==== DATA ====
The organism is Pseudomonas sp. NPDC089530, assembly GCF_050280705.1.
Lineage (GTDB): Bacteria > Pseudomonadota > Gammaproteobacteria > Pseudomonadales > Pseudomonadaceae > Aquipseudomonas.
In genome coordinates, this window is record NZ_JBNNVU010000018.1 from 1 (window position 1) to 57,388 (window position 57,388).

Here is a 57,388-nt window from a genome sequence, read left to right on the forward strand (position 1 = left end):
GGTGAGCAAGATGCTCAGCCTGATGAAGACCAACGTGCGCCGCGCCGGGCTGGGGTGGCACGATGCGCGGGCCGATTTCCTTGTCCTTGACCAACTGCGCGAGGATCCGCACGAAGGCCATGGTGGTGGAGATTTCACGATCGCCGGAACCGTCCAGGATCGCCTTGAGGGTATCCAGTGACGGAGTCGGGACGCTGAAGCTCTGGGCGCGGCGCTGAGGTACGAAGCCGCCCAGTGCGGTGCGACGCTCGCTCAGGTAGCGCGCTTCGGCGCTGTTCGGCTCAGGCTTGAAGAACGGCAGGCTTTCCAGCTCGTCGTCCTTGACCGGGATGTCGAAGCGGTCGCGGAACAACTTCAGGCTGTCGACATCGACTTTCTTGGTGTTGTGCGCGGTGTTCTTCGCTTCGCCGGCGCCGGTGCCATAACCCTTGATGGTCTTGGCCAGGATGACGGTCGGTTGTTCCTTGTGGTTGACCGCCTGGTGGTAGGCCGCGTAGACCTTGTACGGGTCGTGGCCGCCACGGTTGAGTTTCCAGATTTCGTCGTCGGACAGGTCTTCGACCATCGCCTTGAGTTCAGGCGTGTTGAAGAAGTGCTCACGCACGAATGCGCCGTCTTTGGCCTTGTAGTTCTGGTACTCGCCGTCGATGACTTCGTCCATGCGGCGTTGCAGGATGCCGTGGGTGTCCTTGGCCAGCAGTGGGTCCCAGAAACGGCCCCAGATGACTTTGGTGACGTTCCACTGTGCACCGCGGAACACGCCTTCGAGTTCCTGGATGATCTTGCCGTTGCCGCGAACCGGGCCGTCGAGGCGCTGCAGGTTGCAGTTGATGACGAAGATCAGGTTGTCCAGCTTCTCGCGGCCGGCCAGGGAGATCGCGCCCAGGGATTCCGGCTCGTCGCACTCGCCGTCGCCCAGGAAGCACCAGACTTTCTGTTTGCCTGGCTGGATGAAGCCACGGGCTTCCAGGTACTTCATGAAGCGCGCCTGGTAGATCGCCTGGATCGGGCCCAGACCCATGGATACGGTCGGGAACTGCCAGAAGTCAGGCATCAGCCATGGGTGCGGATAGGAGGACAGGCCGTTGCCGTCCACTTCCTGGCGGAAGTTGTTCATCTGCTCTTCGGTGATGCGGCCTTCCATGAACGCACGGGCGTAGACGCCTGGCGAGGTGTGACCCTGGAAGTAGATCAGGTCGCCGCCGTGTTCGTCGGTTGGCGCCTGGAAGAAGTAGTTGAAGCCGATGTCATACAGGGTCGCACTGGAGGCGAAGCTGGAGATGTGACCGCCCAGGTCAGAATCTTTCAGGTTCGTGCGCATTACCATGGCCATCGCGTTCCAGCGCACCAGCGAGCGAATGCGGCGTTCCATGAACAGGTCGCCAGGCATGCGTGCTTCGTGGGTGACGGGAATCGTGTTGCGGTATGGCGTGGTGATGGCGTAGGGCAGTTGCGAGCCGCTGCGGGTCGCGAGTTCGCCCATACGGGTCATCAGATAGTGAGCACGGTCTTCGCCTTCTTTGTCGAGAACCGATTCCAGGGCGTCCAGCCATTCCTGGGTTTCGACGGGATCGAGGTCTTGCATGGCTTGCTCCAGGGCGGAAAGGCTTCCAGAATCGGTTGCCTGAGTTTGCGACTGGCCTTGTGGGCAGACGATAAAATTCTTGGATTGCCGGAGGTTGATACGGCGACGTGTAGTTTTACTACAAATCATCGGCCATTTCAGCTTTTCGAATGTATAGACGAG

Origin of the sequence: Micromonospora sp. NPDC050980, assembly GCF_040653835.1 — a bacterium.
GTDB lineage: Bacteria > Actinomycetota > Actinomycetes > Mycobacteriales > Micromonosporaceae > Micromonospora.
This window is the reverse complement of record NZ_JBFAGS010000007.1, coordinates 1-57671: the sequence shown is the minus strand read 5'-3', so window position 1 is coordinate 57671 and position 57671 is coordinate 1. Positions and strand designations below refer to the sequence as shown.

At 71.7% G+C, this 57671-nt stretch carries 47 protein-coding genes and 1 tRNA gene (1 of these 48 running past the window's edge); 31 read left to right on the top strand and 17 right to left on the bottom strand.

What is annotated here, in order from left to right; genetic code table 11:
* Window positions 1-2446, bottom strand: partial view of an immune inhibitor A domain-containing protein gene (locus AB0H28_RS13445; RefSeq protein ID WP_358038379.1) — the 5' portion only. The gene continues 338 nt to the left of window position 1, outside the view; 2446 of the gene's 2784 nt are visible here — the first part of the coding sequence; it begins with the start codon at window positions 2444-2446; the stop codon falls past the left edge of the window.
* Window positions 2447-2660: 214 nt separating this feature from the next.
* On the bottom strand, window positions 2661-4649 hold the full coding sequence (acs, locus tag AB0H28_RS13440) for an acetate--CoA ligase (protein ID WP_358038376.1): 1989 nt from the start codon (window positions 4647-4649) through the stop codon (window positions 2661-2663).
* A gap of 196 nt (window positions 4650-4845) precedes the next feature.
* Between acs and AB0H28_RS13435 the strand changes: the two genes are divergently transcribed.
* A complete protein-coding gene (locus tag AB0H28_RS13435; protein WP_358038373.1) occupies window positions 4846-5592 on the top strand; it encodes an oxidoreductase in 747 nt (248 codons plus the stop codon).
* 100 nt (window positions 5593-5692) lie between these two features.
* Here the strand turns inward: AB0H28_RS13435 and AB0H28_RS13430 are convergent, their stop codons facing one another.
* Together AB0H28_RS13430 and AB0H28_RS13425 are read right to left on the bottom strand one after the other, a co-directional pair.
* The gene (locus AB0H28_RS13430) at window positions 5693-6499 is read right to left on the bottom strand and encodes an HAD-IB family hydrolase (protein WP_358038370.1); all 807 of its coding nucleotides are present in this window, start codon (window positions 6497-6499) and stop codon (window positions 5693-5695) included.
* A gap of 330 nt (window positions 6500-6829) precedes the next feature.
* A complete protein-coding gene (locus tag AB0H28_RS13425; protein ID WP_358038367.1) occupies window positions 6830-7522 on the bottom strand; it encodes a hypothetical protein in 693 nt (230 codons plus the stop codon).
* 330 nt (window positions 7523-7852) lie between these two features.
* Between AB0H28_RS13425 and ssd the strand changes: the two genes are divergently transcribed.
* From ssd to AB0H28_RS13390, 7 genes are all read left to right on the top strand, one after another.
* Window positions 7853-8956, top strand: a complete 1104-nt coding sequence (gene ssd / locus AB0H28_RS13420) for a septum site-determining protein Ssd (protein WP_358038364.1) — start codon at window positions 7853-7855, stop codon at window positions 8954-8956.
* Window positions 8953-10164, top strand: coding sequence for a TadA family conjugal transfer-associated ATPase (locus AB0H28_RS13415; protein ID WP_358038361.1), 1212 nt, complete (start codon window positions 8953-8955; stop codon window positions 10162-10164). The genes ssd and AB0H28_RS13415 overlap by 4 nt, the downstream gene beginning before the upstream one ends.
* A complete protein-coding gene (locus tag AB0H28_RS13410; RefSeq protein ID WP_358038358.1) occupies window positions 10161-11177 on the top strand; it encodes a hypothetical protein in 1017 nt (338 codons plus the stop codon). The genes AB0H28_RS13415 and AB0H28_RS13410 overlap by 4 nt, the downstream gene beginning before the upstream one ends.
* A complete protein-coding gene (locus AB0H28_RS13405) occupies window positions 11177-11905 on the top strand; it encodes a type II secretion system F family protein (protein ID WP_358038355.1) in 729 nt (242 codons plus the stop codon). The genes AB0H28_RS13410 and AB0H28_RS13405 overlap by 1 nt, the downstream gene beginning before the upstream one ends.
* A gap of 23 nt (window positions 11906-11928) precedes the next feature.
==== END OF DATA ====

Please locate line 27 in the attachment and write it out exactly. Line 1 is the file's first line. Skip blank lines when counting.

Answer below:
* Window positions 8953-10164, top strand: coding sequence for a TadA family conjugal transfer-associated ATPase (locus AB0H28_RS13415; protein ID WP_358038361.1), 1212 nt, complete (start codon window positions 8953-8955; stop codon window positions 10162-10164). The genes ssd and AB0H28_RS13415 overlap by 4 nt, the downstream gene beginning before the upstream one ends.